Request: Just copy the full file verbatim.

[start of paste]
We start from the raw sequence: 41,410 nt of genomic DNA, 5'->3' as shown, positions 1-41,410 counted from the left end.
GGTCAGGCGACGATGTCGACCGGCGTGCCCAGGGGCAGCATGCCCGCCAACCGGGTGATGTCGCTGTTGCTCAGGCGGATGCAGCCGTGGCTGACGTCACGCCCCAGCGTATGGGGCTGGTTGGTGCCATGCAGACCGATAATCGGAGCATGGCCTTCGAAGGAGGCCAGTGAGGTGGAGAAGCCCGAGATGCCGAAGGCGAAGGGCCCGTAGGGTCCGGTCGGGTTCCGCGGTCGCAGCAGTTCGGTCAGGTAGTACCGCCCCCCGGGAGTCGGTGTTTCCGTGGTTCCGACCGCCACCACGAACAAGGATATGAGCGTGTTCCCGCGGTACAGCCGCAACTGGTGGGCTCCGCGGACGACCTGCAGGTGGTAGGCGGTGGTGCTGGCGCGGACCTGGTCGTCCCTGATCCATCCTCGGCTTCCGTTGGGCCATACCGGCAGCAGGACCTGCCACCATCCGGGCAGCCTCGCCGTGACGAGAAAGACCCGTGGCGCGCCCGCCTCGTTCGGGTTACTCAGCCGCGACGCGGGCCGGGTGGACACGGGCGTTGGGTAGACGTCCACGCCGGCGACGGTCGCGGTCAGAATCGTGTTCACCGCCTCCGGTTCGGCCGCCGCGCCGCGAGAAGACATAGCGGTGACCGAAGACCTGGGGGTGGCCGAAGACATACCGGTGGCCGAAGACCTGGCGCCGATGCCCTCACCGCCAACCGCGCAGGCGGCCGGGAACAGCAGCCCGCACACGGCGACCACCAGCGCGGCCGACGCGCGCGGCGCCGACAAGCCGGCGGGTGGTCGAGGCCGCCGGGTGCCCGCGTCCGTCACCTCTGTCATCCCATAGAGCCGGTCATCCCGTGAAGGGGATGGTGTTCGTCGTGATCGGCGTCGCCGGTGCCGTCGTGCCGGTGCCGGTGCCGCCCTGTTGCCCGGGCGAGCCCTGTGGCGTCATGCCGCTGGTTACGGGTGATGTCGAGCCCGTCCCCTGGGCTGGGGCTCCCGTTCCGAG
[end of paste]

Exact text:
We start from the raw sequence: 41,410 nt of genomic DNA, 5'->3' as shown, positions 1-41,410 counted from the left end.
GGTCAGGCGACGATGTCGACCGGCGTGCCCAGGGGCAGCATGCCCGCCAACCGGGTGATGTCGCTGTTGCTCAGGCGGATGCAGCCGTGGCTGACGTCACGCCCCAGCGTATGGGGCTGGTTGGTGCCATGCAGACCGATAATCGGAGCATGGCCTTCGAAGGAGGCCAGTGAGGTGGAGAAGCCCGAGATGCCGAAGGCGAAGGGCCCGTAGGGTCCGGTCGGGTTCCGCGGTCGCAGCAGTTCGGTCAGGTAGTACCGCCCCCCGGGAGTCGGTGTTTCCGTGGTTCCGACCGCCACCACGAACAAGGATATGAGCGTGTTCCCGCGGTACAGCCGCAACTGGTGGGCTCCGCGGACGACCTGCAGGTGGTAGGCGGTGGTGCTGGCGCGGACCTGGTCGTCCCTGATCCATCCTCGGCTTCCGTTGGGCCATACCGGCAGCAGGACCTGCCACCATCCGGGCAGCCTCGCCGTGACGAGAAAGACCCGTGGCGCGCCCGCCTCGTTCGGGTTACTCAGCCGCGACGCGGGCCGGGTGGACACGGGCGTTGGGTAGACGTCCACGCCGGCGACGGTCGCGGTCAGAATCGTGTTCACCGCCTCCGGTTCGGCCGCCGCGCCGCGAGAAGACATAGCGGTGACCGAAGACCTGGGGGTGGCCGAAGACATACCGGTGGCCGAAGACCTGGCGCCGATGCCCTCACCGCCAACCGCGCAGGCGGCCGGGAACAGCAGCCCGCACACGGCGACCACCAGCGCGGCCGACGCGCGCGGCGCCGACAAGCCGGCGGGTGGTCGAGGCCGCCGGGTGCCCGCGTCCGTCACCTCTGTCATCCCATAGAGCCGGTCATCCCGTGAAGGGGATGGTGTTCGTCGTGATCGGCGTCGCCGGTGCCGTCGTGCCGGTGCCGGTGCCGCCCTGTTGCCCGGGCGAGCCCTGTGGCGTCATGCCGCTGGTTACGGGTGATGTCGAGCCCGTCCCCTGGGCTGGGGCTCCCGTTCCGAG